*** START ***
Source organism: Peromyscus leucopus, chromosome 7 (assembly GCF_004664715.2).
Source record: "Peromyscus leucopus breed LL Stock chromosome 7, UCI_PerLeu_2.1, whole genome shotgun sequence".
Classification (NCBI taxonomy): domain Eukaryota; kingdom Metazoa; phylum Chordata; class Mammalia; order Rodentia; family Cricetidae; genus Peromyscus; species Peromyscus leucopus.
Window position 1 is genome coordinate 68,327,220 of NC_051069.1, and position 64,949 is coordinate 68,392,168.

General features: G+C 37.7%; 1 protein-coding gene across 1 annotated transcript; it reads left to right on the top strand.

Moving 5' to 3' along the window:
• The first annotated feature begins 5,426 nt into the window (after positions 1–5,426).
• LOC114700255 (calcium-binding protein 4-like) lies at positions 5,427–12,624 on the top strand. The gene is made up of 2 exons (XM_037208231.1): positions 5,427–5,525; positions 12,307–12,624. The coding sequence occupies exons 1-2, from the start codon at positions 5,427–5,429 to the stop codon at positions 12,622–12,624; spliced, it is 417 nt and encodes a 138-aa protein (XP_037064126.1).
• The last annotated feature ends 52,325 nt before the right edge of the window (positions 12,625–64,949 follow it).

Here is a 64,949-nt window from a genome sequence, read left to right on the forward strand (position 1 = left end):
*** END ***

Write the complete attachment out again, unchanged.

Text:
Source organism: Peromyscus leucopus, chromosome 7 (assembly GCF_004664715.2).
Source record: "Peromyscus leucopus breed LL Stock chromosome 7, UCI_PerLeu_2.1, whole genome shotgun sequence".
Classification (NCBI taxonomy): domain Eukaryota; kingdom Metazoa; phylum Chordata; class Mammalia; order Rodentia; family Cricetidae; genus Peromyscus; species Peromyscus leucopus.
Window position 1 is genome coordinate 68,327,220 of NC_051069.1, and position 64,949 is coordinate 68,392,168.

General features: G+C 37.7%; 1 protein-coding gene across 1 annotated transcript; it reads left to right on the top strand.

Moving 5' to 3' along the window:
• The first annotated feature begins 5,426 nt into the window (after positions 1–5,426).
• LOC114700255 (calcium-binding protein 4-like) lies at positions 5,427–12,624 on the top strand. The gene is made up of 2 exons (XM_037208231.1): positions 5,427–5,525; positions 12,307–12,624. The coding sequence occupies exons 1-2, from the start codon at positions 5,427–5,429 to the stop codon at positions 12,622–12,624; spliced, it is 417 nt and encodes a 138-aa protein (XP_037064126.1).
• The last annotated feature ends 52,325 nt before the right edge of the window (positions 12,625–64,949 follow it).

Here is a 64,949-nt window from a genome sequence, read left to right on the forward strand (position 1 = left end):